Leading Your Practice

Making the Switch from Frustrated Parent to Collaborative Community Builder

Are you tired of feeling like a counselor, mediating disputes about workplace music volume and who took Nicole’s lunch? Leaders who take on the role of parent may find themselves feeling frustrated, and asking questions like, “Why does it seem like people need constant guidance in playing well with others?” and “Why won’t they take any responsibility?

Many veterinary practices are attracted to the romantic notion of being a “big happy family.” The difficulty with this is that somebody gets stuck being the parent. And it’s the parent who often finds themselves trying to keep everyone happy.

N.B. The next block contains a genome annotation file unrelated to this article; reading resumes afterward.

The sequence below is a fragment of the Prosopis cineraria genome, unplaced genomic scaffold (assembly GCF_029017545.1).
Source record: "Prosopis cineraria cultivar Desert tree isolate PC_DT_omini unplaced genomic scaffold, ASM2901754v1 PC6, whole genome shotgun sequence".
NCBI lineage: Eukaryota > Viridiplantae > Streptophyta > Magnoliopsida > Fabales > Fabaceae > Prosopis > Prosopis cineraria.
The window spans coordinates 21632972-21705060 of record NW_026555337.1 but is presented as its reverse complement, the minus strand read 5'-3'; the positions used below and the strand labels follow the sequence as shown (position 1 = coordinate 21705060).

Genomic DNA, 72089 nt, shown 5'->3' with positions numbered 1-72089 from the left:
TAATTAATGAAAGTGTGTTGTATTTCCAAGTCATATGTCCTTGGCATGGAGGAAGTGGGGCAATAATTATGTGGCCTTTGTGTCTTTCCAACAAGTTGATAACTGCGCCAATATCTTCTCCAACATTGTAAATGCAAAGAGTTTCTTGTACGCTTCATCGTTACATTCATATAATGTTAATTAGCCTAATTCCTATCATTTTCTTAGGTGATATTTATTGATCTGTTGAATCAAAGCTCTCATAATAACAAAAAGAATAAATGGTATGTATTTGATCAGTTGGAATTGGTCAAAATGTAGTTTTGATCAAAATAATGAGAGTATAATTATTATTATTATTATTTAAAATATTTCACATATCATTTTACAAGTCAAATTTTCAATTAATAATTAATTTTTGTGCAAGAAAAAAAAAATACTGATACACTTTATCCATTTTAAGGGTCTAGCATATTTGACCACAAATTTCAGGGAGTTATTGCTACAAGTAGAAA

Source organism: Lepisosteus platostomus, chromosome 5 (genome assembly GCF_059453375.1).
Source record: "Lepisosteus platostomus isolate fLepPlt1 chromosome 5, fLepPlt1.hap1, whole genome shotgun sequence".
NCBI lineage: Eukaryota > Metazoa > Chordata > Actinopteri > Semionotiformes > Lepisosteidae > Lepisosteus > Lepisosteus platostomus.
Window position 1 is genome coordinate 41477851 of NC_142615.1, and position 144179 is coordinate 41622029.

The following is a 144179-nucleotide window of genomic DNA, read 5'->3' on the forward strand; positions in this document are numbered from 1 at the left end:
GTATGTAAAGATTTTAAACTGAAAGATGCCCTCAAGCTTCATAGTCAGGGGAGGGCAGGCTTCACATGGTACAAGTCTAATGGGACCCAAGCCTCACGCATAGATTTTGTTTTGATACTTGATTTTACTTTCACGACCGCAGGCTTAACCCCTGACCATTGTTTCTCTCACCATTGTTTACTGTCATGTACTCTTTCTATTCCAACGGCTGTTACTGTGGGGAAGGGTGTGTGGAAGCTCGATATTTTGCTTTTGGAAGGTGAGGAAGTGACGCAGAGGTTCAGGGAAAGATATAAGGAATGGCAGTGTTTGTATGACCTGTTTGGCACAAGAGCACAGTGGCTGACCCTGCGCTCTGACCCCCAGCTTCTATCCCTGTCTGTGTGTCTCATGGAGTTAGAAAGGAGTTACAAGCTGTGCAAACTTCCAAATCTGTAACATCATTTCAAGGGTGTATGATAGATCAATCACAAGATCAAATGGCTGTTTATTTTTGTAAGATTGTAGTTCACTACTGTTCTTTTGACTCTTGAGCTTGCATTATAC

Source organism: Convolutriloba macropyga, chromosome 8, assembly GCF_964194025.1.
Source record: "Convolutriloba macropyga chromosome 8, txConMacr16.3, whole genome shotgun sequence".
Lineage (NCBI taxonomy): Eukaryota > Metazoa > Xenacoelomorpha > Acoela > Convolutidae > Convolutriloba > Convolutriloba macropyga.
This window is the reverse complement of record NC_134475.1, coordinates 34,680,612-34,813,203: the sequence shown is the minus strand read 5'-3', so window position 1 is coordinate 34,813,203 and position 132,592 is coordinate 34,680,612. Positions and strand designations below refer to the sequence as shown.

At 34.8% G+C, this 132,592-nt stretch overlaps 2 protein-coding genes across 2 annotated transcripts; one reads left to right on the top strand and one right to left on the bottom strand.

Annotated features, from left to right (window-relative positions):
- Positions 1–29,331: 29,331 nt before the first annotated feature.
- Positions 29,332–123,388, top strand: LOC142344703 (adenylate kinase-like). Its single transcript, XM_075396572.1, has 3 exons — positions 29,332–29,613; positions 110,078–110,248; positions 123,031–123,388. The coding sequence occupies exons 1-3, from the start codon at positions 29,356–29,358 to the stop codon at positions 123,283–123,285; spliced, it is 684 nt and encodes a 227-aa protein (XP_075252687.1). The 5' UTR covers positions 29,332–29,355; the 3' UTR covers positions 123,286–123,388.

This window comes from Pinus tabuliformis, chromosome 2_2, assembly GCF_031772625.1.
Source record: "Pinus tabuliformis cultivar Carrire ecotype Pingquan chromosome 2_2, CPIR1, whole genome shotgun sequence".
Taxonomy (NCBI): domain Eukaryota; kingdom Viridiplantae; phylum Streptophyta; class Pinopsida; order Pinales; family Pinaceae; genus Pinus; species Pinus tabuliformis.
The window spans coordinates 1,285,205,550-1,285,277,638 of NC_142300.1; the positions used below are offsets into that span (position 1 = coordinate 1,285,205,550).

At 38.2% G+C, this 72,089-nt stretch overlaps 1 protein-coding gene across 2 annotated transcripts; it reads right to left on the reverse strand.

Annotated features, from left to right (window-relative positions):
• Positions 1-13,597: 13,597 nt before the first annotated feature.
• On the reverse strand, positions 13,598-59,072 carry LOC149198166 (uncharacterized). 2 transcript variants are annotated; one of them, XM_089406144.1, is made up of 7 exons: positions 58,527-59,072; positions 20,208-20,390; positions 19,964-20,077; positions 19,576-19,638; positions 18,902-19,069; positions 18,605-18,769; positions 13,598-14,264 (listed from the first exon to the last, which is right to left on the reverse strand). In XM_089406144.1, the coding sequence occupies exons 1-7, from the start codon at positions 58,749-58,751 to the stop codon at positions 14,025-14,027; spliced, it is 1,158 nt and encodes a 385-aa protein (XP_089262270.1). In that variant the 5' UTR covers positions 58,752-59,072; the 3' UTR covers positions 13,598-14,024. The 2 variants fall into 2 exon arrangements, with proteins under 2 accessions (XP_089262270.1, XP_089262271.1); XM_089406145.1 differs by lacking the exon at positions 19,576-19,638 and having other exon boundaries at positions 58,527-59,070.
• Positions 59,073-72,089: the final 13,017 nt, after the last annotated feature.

The Perils of Paternalism

We find ourselves in this parental predicament because modern business stems from a paternalistic model.

The paternalistic view of leadership is one in which the leader plays the role of a benevolent ruler who makes all important decisions, controls all important information, does all the important thinking, and basically directs all the important activities of the organization as he (or she) sees fit. Workers are there to do the work as directed and to seek information or solutions to problems from the leader.

Most businesses, organizations and, yes, veterinary practices operate with a paternalistic approach to leadership and that, more than any other reason, hinders them from becoming truly collaborative and effective.

How can you make the switch from frustrated parent to collaborative community builder? Read on…

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